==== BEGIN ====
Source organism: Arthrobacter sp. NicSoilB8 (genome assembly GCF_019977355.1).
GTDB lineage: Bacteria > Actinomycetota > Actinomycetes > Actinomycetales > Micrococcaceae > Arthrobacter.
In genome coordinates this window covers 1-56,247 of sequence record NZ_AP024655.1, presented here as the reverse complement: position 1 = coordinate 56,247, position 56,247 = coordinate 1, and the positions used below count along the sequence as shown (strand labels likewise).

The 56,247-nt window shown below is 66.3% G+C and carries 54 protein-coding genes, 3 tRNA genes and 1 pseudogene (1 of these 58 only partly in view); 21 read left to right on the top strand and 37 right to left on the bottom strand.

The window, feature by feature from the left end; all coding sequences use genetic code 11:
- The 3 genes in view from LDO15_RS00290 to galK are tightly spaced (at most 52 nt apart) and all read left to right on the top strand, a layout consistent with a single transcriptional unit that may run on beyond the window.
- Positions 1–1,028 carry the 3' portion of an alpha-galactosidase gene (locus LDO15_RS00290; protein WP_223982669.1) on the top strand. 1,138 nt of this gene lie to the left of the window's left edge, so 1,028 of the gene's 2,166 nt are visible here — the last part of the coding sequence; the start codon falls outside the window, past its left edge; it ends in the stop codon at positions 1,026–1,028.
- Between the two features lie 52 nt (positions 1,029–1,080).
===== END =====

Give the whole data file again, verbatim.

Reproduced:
Source organism: Arthrobacter sp. NicSoilB8 (genome assembly GCF_019977355.1).
GTDB lineage: Bacteria > Actinomycetota > Actinomycetes > Actinomycetales > Micrococcaceae > Arthrobacter.
In genome coordinates this window covers 1-56,247 of sequence record NZ_AP024655.1, presented here as the reverse complement: position 1 = coordinate 56,247, position 56,247 = coordinate 1, and the positions used below count along the sequence as shown (strand labels likewise).

The 56,247-nt window shown below is 66.3% G+C and carries 54 protein-coding genes, 3 tRNA genes and 1 pseudogene (1 of these 58 only partly in view); 21 read left to right on the top strand and 37 right to left on the bottom strand.

The window, feature by feature from the left end; all coding sequences use genetic code 11:
- The 3 genes in view from LDO15_RS00290 to galK are tightly spaced (at most 52 nt apart) and all read left to right on the top strand, a layout consistent with a single transcriptional unit that may run on beyond the window.
- Positions 1–1,028 carry the 3' portion of an alpha-galactosidase gene (locus LDO15_RS00290; protein WP_223982669.1) on the top strand. 1,138 nt of this gene lie to the left of the window's left edge, so 1,028 of the gene's 2,166 nt are visible here — the last part of the coding sequence; the start codon falls outside the window, past its left edge; it ends in the stop codon at positions 1,026–1,028.
- Between the two features lie 52 nt (positions 1,029–1,080).